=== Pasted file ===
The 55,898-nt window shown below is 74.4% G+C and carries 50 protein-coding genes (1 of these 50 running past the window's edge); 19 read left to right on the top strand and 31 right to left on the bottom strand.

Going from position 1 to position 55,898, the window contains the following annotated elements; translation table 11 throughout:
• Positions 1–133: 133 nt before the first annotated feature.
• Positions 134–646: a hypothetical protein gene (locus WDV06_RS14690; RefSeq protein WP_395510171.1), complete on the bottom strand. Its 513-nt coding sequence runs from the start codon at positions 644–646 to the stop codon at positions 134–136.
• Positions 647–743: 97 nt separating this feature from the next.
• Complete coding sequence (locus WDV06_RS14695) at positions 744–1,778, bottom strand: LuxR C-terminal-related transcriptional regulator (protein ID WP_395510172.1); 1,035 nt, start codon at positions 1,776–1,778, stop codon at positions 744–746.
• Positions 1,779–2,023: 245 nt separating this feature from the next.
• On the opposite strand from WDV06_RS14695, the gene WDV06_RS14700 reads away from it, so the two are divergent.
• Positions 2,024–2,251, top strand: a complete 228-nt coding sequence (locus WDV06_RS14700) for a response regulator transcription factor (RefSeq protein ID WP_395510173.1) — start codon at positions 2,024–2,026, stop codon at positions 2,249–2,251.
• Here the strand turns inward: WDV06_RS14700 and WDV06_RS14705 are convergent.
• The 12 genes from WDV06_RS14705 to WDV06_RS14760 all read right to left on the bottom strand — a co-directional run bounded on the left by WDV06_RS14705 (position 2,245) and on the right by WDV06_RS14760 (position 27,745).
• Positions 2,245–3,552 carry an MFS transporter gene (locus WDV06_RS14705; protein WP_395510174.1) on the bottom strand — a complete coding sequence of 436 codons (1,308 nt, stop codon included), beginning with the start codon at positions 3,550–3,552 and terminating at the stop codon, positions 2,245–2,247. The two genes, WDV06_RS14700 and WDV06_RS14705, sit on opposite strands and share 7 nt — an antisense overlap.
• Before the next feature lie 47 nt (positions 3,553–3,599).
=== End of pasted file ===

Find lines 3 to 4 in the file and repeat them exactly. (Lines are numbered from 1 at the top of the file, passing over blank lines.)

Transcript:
• Positions 1–133: 133 nt before the first annotated feature.
• Positions 134–646: a hypothetical protein gene (locus WDV06_RS14690; RefSeq protein WP_395510171.1), complete on the bottom strand. Its 513-nt coding sequence runs from the start codon at positions 644–646 to the stop codon at positions 134–136.